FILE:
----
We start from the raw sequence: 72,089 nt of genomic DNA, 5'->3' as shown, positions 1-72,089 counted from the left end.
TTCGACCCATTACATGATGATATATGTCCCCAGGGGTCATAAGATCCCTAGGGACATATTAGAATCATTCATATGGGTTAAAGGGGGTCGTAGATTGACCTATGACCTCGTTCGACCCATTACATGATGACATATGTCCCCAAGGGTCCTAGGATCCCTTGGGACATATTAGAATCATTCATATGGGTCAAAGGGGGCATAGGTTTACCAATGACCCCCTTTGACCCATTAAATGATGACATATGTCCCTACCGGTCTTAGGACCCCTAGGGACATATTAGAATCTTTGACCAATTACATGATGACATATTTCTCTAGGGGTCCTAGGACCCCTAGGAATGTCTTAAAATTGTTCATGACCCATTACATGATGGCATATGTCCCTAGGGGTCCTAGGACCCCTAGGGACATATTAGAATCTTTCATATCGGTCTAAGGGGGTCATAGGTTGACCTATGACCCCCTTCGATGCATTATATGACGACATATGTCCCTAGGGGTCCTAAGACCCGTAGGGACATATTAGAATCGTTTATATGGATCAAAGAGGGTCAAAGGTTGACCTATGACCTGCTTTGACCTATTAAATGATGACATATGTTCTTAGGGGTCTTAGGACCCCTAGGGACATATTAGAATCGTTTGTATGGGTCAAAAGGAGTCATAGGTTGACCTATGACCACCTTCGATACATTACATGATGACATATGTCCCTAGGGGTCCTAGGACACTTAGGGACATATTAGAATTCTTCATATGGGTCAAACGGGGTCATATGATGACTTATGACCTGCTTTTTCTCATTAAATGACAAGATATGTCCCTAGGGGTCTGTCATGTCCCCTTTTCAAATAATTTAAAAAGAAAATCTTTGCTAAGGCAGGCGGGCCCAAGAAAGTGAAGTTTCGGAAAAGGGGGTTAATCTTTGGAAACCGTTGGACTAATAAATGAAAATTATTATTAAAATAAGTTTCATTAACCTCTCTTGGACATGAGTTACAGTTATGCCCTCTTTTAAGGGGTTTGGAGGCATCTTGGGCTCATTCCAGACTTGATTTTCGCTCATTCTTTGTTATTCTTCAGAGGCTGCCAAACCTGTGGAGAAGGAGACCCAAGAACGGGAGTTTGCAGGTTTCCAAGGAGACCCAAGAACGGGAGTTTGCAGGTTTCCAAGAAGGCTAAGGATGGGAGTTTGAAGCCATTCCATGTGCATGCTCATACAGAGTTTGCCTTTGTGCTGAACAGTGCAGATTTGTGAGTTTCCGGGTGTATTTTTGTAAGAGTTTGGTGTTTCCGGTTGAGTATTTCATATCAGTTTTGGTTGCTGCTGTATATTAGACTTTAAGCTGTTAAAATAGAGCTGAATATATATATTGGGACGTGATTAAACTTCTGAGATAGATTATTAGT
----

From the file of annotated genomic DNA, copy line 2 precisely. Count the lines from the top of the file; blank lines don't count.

TTCGACCCATTACATGATGATATATGTCCCCAGGGGTCATAAGATCCCTAGGGACATATTAGAATCATTCATATGGGTTAAAGGGGGTCGTAGATTGACCTATGACCTCGTTCGACCCATTACATGATGACATATGTCCCCAAGGGTCCTAGGATCCCTTGGGACATATTAGAATCATTCATATGGGTCAAAGGGGGCATAGGTTTACCAATGACCCCCTTTGACCCATTAAATGATGACATATGTCCCTACCGGTCTTAGGACCCCTAGGGACATATTAGAATCTTTGACCAATTACATGATGACATATTTCTCTAGGGGTCCTAGGACCCCTAGGAATGTCTTAAAATTGTTCATGACCCATTACATGATGGCATATGTCCCTAGGGGTCCTAGGACCCCTAGGGACATATTAGAATCTTTCATATCGGTCTAAGGGGGTCATAGGTTGACCTATGACCCCCTTCGATGCATTATATGACGACATATGTCCCTAGGGGTCCTAAGACCCGTAGGGACATATTAGAATCGTTTATATGGATCAAAGAGGGTCAAAGGTTGACCTATGACCTGCTTTGACCTATTAAATGATGACATATGTTCTTAGGGGTCTTAGGACCCCTAGGGACATATTAGAATCGTTTGTATGGGTCAAAAGGAGTCATAGGTTGACCTATGACCACCTTCGATACATTACATGATGACATATGTCCCTAGGGGTCCTAGGACACTTAGGGACATATTAGAATTCTTCATATGGGTCAAACGGGGTCATATGATGACTTATGACCTGCTTTTTCTCATTAAATGACAAGATATGTCCCTAGGGGTCTGTCATGTCCCCTTTTCAAATAATTTAAAAAGAAAATCTTTGCTAAGGCAGGCGGGCCCAAGAAAGTGAAGTTTCGGAAAAGGGGGTTAATCTTTGGAAACCGTTGGACTAATAAATGAAAATTATTATTAAAATAAGTTTCATTAACCTCTCTTGGACATGAGTTACAGTTATGCCCTCTTTTAAGGGGTTTGGAGGCATCTTGGGCTCATTCCAGACTTGATTTTCGCTCATTCTTTGTTATTCTTCAGAGGCTGCCAAACCTGTGGAGAAGGAGACCCAAGAACGGGAGTTTGCAGGTTTCCAAGGAGACCCAAGAACGGGAGTTTGCAGGTTTCCAAGAAGGCTAAGGATGGGAGTTTGAAGCCATTCCATGTGCATGCTCATACAGAGTTTGCCTTTGTGCTGAACAGTGCAGATTTGTGAGTTTCCGGGTGTATTTTTGTAAGAGTTTGGTGTTTCCGGTTGAGTATTTCATATCAGTTTTGGTTGCTGCTGTATATTAGACTTTAAGCTGTTAAAATAGAGCTGAATATATATATTGGGACGTGATTAAACTTCTGAGATAGATTATTAGT